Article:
Balak: This is Our Inheritance


My great-grandfather, Morris Farkas, arrived in America on December 9, 1908 on the USS Finland.  I have a copy of the ship’s manifest in my office.  Zayde Morris came as an unaccompanied child and when he passed under the lamp of Lady Liberty, he was ready to begin a new life. Once he disembarked, he was taken in by the Hebrew Benevolent Society and brought to Ellis Island. He spoke no English. He had no parents.  His passenger ID was 101865160207. His ethnicity is listed as “Hebrew.” Other than that he had no papers. It wasn’t illegal then to be undocumented. 

Despite our common memory of New York City absorbing wave after wave of the world’s most reviled people, the truth is more complicated. When my great-grandfather walked down the gangway to a new life, he found a city seething at his presence.  The same year the New York Police Commissioner, Theodore Bingham, announced that half the crimes in New York were committed by Jewish immigrants. “Jews are firebugs, burglars, pickpockets and robbers when they have the courage.” He was speaking about my family and my people.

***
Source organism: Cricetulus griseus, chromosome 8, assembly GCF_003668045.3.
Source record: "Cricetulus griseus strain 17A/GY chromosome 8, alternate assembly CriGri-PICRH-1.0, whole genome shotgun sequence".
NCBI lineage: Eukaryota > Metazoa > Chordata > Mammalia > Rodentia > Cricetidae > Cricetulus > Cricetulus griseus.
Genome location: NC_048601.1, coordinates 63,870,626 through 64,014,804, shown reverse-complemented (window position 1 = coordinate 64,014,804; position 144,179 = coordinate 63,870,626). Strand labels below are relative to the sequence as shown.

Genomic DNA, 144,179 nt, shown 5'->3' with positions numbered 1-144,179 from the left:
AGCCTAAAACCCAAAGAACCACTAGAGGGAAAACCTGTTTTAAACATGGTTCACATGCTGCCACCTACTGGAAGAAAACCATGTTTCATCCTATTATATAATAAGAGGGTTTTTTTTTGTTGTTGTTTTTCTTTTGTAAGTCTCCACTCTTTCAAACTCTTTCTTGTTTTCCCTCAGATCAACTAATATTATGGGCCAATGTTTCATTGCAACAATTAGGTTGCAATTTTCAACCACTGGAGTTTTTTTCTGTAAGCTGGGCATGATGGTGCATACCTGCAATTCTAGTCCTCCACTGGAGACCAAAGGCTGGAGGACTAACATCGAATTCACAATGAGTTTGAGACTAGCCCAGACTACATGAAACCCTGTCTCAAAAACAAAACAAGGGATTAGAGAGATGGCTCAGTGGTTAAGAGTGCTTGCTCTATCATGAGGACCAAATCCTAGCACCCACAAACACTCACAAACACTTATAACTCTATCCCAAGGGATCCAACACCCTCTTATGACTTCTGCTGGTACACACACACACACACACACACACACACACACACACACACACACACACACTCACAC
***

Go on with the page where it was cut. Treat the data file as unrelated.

My Zayde was running away from a world of darkness.  His parents, my great-great grandparents, could not leave the Eastern Hungarian town where they lived. They were poor and were victims of harsh and violent antisemitism.  They made the agonizing decision the oppressed often make when faced with a dark destiny – they stayed in Hungary and sent him to America. They never saw each other again. – Zayde was a refugee on the run for his life to a place that seemed not to want him.